Lowering Laurel Lake to kill invasive species lauded, loathed

By Dick Lindsay


After six successful drawdowns to combat the two dominant invasive species in Laurel Lake, a citizens group is considering a deeper water-level reduction plan.

Citing the 2015 drawdown report, the Laurel Lake Preservation Association believes going from a 3 foot to a 5 foot drawdown each winter would kill off more of the Eurasian milfoil and zebra mussels that plague the lake. The LLPA says the previous four reports came to similar conclusions and the organization expects the same outcome for the yet-to-be generated winter of 2016 analysis.


Zebra Mussels Are Edible, But They Taste Awful.

Lowering Laurel Lake is the right call, but Lee wants to do it and Lenox doesn’t. Classic Lee v. Lenox nonsense at play here. South County is beautiful, and Lenox is the crown jewel of the Berkshires, especially for “out-of-towners,” but the millionaires have their flaws, and their nonsense rivalry with Lee is #1. Ninety some odd percent of the lake belongs to Lee anyway, but it is the Lenox crowd, which abuts 10% of the lake, that is making all of the noise.


So What’s the Problem?

The issue at hand is that Lenox insists that lowering the lake even further than it is typically lowered drains, and is thereby harmful to, marshland on the Lenox side of the lake. Of course, these marshlands- were they not marshlands- would have houses on them. The Lee crowd wants to control Eurasian Milfoil, which impedes oxygenation of the lake water, and allows minerals to collect making the lake look and feel more like a…drums…marshland! Laurel Lake is also ground fucking zero for zebra mussels, which are the genital warts of fresh water bodies. Zebras, which siphon algae from fresh water, and multiply faster than magwai, gather in pipes like those used by industries that rely on lake water. The pipes get clogged, businesses pay to have them removed and to have screens added to their pipes, said businesses, whose opinions are usually valued more than everyday citizens, get upset, and zebra mussels become public enemy #1 even though milfoil more negatively impacts fresh water bodies.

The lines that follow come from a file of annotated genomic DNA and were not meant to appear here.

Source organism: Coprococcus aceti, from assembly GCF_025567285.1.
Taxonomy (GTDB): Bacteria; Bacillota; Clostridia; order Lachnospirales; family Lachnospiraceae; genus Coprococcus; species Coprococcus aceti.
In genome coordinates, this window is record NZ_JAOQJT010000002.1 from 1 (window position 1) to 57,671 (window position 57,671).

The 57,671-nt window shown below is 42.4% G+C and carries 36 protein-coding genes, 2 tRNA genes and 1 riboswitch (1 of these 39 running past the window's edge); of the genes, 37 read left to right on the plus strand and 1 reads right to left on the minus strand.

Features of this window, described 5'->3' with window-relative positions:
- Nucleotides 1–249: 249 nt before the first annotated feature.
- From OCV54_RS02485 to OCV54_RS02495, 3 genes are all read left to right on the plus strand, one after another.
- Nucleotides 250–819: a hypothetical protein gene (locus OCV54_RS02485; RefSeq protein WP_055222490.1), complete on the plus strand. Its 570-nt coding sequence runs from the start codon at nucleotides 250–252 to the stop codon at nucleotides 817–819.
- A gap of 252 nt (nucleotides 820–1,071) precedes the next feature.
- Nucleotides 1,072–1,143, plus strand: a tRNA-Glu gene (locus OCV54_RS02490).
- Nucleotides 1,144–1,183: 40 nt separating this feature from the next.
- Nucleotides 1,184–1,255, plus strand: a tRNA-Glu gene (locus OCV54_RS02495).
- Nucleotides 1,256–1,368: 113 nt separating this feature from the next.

How Did This Happen?

Milfoil is said to have been introduced to the United States as a decorative plant in people’s fish tanks. When people that lived next to lakes didn’t want their tanks any longer, they would stupidly dump them in lakes and ponds, and milfoil found a home. The milfoil grew and spread so quickly because wealthy people with lakefront homes typically have septic tanks to collect their doodie and tinkle, and this waste leeches into lakes and feeds vegetation. Plus, any fertilizer tossed on lawns that misses its target and flies into the lake feeds milfoil, as does the runoff from said fertilized lawns. Zebras are believed to have originated in larger lakes, and they spread because they stick to boats. People in Berkshire County with the means to transport a boat to lake Champlain for a fishing trip put their boats in local lakes, and places like Laurel Lake became infested in no time.


What To Do?

Lower the lake. Invasive species are a human issue caused by humans, and failing to control milfoil and zebra mussels will result in a lake that is unusable, void of fish, and unattractive to lake-front home buyers. If we are going to build monstrous houses next to lakes, these are the consequences. What’s the alternative? Demolish houses next to lakes? That’s not going to happen. Treat with chemicals? If we have a more natural way to eradicate milfoil- like lowering the lake- then we probably should spray as little as possible. Unfortunately, lakes are filled with our trash, chemicals, tinkle, boat fuel, and invasive species, and we are past the point of no return as it pertains to having a clean Laurel Lake, so why not try to do what we can to keep the lakes safe for fish and human use for as long as possible?


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